Why would a researcher want to change the filling of the objective back aperture? The level of filling is a key parameter in determining the performance of the objective for focusing. The ability of an objective to focus light is expressed in the numerical aperture (NA). The larger the NA, the larger the angle of the light cone leaving the objective. A higher NA means the angle of that cone is larger. The relationship between the NA and the resolution is given by Abbe’s diffraction limit (d = l/2NA). For a given wavelength, the larger the NA of an objective, the better the resolution (Figure 4 below shows the focal spots resulting from two different effective NAs).
To achieve the full numerical aperture of the objective for excitation, it is necessary to fully fill the back aperture of the objective (see the left panel in Figure 4). Underfilling the back aperture leads to a reduction of the effective excitation NA. As a result, the resolution deteriorates, with an especially pronounced increase along the axial dimension (see the right panel of Figure 4). As laser beams have a Gaussian intensity distribution, “filling” the back aperture makes necessary to actually overfill it. To achieve the maximum NA, only the 1/e2 core of the beam should be captured by the objective back aperture.
Which brings us back to the question would a researcher ever want to intentionally underfill the back aperture and reduce the resolution?
While in many cases a researcher will of course want to achieve the best possible resolution, this is not always the case. A focal volume (i.e. point spread function – PSF) that is extended in the axial dimension will image a thicker optical section of a sample. This means that more cells or other structures will be captured per image. It also means that movement in the axial dimension (e.g. through breathing or heartbeats) won’t move the sample out of focus as severely. The downside is that those additional structures are “smudged” on top of each other, leading to crosstalk between different cells or cells and the surrounding extracellular space (e.g. neuropil in the central nervous system). As with many aspects of experiments, these different factors need to be balanced to achieve the best conditions for the experiment at hand.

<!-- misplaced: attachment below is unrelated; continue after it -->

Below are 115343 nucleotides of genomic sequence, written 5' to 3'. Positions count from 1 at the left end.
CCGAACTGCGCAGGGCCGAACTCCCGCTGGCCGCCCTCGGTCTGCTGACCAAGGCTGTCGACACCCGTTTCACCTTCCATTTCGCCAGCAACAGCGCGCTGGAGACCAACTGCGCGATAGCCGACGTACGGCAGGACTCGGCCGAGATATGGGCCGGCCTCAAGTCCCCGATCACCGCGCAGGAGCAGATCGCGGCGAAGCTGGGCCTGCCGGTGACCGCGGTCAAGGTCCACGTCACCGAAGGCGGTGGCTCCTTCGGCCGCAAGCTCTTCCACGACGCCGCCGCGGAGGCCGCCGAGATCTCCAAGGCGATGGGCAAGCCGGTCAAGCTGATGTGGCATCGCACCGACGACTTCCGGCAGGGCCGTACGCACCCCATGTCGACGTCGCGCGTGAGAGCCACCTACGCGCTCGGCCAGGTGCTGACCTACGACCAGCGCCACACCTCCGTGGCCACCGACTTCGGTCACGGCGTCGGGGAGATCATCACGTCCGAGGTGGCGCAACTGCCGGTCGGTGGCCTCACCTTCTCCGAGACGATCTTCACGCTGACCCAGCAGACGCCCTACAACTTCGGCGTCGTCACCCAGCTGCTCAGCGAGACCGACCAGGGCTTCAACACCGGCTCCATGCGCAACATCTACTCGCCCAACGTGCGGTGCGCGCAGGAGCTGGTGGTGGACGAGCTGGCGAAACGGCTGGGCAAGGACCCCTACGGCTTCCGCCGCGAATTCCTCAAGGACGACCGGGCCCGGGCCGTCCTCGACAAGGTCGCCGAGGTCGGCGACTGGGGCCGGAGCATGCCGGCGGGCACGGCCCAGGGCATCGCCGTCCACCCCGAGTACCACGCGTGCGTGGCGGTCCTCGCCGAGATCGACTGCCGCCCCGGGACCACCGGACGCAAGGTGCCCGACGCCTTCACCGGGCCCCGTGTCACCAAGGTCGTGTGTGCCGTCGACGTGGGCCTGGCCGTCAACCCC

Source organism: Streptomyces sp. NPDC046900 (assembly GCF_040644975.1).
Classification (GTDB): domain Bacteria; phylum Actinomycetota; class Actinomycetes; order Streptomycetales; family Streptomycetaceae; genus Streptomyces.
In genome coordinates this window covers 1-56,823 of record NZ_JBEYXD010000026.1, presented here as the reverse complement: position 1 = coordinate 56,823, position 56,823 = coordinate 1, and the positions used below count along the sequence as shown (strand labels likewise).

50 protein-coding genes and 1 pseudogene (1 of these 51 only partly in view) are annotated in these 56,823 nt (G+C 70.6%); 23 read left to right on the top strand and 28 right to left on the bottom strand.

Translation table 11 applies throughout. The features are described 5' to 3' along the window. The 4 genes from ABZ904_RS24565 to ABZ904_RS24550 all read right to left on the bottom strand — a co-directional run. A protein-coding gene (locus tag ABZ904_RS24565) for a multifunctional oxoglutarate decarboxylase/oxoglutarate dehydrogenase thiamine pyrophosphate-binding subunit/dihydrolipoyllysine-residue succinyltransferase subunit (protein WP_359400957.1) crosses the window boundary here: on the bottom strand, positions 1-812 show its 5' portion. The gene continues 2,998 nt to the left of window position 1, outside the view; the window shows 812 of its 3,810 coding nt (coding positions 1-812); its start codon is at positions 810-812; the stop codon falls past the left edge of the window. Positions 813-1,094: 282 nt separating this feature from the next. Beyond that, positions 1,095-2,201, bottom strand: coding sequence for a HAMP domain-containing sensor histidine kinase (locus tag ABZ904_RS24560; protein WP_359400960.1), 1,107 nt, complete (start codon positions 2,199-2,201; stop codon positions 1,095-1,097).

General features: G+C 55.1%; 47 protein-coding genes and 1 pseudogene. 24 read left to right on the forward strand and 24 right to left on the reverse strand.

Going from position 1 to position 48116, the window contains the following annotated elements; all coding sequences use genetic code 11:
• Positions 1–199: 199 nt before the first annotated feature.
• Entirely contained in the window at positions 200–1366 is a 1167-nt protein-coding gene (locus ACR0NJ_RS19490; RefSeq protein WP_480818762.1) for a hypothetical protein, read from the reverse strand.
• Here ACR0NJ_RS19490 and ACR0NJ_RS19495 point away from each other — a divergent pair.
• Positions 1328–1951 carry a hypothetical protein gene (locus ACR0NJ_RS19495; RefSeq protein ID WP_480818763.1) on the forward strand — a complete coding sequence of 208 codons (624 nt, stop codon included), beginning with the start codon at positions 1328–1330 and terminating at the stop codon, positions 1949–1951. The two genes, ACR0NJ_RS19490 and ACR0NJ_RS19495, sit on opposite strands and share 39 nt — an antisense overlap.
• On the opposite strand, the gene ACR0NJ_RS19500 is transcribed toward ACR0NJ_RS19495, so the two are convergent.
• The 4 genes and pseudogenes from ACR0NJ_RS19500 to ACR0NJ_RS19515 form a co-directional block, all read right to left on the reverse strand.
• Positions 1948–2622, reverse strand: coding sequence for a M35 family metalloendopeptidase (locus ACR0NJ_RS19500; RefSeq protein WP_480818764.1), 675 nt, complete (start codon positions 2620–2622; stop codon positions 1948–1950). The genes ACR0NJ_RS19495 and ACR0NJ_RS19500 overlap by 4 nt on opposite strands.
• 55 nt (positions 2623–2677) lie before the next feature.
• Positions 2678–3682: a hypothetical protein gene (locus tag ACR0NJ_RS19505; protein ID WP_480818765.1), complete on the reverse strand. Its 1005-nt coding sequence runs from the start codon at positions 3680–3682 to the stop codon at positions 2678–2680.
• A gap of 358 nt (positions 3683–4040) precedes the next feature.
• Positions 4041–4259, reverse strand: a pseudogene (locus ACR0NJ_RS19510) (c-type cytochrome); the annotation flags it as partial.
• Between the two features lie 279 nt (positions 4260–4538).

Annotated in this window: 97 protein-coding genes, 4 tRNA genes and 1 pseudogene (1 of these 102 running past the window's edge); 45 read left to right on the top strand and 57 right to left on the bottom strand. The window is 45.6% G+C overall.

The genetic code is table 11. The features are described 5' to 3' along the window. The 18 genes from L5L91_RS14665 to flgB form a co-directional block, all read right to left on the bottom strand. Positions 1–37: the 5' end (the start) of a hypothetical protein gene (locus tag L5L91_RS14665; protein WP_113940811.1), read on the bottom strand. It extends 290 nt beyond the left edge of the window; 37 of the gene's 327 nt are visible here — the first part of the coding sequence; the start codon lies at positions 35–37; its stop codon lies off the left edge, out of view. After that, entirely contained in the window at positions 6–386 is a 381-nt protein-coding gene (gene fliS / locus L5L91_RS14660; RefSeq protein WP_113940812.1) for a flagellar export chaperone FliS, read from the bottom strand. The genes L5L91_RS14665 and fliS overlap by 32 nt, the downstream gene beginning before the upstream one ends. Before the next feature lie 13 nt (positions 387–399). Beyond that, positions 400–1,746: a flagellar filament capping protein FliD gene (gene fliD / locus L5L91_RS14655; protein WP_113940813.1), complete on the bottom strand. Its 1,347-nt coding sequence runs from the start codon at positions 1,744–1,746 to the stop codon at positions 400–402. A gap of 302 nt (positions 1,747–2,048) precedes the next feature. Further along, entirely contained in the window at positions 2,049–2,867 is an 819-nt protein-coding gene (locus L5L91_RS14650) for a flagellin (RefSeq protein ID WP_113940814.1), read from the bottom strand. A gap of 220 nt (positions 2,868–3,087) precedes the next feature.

Why not simply use an objective with a lower NA to begin with? Because the NA works in excitation and fluorescence collection. The effect in excitation is described above. In detection, the NA reflects the angle in which photons are collected by the objective. The higher the NA, the large the percentage of fluorescence photons that the objective collects. As a result, the NA should be as high as possible to allow as much light to be collected as possible from the sample. Underfilling the back aperture is an easy way to uncouple the NA in excitation and collection: when the objective is underfilled, the effective excitation NA is lower than the nominal NA, but the detection NA remains unchanged. This flexibility can be useful in some experiments, especially when aiming to image deep into tissue.
Conclusion and outlook
The two introductory articles were aimed at providing a reasonable concise reminder of the components of a typical optical path in multiphoton microscopy. The focus was on the excitation part of the microscope (i.e. everything from the laser to the objective). We have left the excitation and detection of fluorescence (with a small exception at the very end) for a separate future article. Over the course of the coming months we will be adding more in depth articles – both on topics touched on here and completely new topics. If there are topics you want to know more about (or you would like to write about), drop us an email at [email protected]